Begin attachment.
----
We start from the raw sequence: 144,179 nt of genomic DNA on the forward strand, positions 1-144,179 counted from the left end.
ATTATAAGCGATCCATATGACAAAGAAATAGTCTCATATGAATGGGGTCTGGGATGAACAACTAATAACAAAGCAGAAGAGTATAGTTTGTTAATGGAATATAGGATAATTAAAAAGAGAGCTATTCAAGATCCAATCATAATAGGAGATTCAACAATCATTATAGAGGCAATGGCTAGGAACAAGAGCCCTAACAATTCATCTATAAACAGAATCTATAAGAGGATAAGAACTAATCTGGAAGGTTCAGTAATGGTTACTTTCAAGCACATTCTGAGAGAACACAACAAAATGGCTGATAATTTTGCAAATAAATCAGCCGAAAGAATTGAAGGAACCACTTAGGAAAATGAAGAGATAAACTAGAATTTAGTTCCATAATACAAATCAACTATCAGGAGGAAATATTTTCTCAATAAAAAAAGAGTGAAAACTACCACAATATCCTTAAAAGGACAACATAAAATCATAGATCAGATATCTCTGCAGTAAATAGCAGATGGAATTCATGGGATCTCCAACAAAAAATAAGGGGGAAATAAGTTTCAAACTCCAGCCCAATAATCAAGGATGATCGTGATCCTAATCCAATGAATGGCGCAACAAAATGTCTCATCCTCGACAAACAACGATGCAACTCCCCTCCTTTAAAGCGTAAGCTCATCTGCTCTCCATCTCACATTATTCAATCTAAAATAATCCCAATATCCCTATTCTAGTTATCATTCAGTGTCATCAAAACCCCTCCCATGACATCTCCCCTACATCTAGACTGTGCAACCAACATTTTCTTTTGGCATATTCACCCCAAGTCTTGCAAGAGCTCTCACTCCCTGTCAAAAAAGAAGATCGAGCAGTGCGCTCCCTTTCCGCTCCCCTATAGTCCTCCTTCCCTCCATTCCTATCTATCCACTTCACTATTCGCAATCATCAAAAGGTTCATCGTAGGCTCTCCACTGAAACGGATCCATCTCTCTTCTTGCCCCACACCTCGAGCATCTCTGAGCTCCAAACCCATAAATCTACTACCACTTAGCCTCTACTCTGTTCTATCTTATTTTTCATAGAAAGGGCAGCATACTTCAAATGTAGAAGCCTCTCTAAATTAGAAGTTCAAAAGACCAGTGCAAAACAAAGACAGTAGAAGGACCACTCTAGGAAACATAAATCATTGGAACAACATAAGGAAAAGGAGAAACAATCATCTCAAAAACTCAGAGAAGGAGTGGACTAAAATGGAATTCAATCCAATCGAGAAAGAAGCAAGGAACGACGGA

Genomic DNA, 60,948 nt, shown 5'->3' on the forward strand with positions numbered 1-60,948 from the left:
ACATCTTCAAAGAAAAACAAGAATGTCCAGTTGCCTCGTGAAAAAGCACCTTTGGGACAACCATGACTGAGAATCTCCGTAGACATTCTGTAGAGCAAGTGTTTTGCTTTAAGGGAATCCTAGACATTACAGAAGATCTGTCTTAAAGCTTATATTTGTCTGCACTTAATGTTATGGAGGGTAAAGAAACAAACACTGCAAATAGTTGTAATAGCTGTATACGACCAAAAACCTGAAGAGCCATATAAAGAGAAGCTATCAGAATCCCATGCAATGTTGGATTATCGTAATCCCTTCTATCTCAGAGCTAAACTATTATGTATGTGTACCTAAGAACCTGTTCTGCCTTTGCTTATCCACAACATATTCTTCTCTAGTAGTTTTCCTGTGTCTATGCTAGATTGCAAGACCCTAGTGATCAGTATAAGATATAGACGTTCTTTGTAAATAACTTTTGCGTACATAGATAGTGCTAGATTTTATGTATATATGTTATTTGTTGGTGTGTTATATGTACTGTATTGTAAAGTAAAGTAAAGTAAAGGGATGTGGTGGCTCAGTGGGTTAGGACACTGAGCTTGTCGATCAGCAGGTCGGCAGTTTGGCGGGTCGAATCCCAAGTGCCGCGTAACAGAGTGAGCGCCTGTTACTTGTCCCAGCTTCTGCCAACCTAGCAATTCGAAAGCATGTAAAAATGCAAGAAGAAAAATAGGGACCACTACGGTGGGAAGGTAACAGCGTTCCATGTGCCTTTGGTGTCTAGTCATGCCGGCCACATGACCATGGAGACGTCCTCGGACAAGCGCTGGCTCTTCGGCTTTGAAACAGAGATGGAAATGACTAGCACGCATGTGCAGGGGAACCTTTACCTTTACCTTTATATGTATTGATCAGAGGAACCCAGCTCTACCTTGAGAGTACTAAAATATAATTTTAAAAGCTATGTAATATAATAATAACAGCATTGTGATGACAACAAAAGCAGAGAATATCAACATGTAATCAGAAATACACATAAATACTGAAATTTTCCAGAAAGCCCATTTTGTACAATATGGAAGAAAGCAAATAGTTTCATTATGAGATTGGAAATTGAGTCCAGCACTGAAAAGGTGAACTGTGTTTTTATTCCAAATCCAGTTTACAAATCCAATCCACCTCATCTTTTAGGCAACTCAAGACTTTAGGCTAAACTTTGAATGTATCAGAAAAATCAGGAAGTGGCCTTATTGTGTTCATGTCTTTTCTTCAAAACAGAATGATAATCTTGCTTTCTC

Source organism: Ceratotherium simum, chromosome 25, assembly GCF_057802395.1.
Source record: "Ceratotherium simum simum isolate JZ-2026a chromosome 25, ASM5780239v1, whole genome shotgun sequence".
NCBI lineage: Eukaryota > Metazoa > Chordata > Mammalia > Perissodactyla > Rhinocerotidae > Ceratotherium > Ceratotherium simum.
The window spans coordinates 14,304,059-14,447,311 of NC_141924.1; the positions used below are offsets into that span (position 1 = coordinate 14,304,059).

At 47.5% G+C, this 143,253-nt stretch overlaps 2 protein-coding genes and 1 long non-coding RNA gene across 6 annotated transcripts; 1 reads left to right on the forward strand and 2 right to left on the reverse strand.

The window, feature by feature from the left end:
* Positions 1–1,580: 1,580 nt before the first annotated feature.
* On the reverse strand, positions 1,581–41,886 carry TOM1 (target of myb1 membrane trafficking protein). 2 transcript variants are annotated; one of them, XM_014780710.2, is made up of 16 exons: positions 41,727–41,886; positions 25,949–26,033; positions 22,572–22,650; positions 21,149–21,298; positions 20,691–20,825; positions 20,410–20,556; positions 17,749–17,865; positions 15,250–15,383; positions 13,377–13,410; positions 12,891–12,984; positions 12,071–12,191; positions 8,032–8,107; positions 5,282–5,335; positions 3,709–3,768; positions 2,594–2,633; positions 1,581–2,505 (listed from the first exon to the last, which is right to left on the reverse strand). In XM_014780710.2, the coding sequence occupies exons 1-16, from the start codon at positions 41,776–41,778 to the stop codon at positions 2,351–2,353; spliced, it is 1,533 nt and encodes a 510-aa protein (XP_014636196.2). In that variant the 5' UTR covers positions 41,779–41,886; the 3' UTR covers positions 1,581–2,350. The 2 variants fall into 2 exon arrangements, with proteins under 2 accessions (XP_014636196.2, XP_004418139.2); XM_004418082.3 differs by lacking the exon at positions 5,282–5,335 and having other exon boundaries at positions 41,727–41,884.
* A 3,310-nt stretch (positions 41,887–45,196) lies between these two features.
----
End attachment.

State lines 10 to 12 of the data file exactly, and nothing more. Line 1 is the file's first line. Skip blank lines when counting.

The window, feature by feature from the left end:
* Positions 1–1,580: 1,580 nt before the first annotated feature.
* On the reverse strand, positions 1,581–41,886 carry TOM1 (target of myb1 membrane trafficking protein). 2 transcript variants are annotated; one of them, XM_014780710.2, is made up of 16 exons: positions 41,727–41,886; positions 25,949–26,033; positions 22,572–22,650; positions 21,149–21,298; positions 20,691–20,825; positions 20,410–20,556; positions 17,749–17,865; positions 15,250–15,383; positions 13,377–13,410; positions 12,891–12,984; positions 12,071–12,191; positions 8,032–8,107; positions 5,282–5,335; positions 3,709–3,768; positions 2,594–2,633; positions 1,581–2,505 (listed from the first exon to the last, which is right to left on the reverse strand). In XM_014780710.2, the coding sequence occupies exons 1-16, from the start codon at positions 41,776–41,778 to the stop codon at positions 2,351–2,353; spliced, it is 1,533 nt and encodes a 510-aa protein (XP_014636196.2). In that variant the 5' UTR covers positions 41,779–41,886; the 3' UTR covers positions 1,581–2,350. The 2 variants fall into 2 exon arrangements, with proteins under 2 accessions (XP_014636196.2, XP_004418139.2); XM_004418082.3 differs by lacking the exon at positions 5,282–5,335 and having other exon boundaries at positions 41,727–41,884.